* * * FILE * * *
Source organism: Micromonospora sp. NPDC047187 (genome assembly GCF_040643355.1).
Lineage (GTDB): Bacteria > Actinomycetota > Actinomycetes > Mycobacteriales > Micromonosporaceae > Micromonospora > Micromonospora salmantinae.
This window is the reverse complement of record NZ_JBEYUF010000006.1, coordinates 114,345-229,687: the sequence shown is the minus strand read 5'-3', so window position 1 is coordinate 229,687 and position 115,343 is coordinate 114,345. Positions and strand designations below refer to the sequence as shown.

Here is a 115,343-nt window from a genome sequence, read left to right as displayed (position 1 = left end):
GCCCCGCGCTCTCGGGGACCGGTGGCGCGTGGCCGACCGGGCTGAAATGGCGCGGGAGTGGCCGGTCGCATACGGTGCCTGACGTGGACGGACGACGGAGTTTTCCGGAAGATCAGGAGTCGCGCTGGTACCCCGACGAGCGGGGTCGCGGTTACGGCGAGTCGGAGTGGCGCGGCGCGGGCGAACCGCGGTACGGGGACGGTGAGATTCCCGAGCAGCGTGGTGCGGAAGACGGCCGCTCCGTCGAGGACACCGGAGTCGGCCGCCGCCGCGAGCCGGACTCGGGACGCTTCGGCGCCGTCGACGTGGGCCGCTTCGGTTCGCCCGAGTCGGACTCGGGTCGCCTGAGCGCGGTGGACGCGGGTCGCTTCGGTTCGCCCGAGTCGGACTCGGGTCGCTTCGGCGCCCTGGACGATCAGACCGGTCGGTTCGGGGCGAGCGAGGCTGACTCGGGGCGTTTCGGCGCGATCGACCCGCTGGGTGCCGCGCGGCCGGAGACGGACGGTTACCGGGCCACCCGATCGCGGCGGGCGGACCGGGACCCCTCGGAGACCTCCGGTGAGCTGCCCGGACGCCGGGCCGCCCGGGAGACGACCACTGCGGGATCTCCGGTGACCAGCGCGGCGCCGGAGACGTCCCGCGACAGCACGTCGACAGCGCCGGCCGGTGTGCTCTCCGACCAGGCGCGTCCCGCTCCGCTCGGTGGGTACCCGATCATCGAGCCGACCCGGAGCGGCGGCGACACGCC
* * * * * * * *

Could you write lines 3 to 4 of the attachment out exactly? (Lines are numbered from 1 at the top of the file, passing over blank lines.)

This window is the reverse complement of record NZ_JBEYUF010000006.1, coordinates 114,345-229,687: the sequence shown is the minus strand read 5'-3', so window position 1 is coordinate 229,687 and position 115,343 is coordinate 114,345. Positions and strand designations below refer to the sequence as shown.

Here is a 115,343-nt window from a genome sequence, read left to right as displayed (position 1 = left end):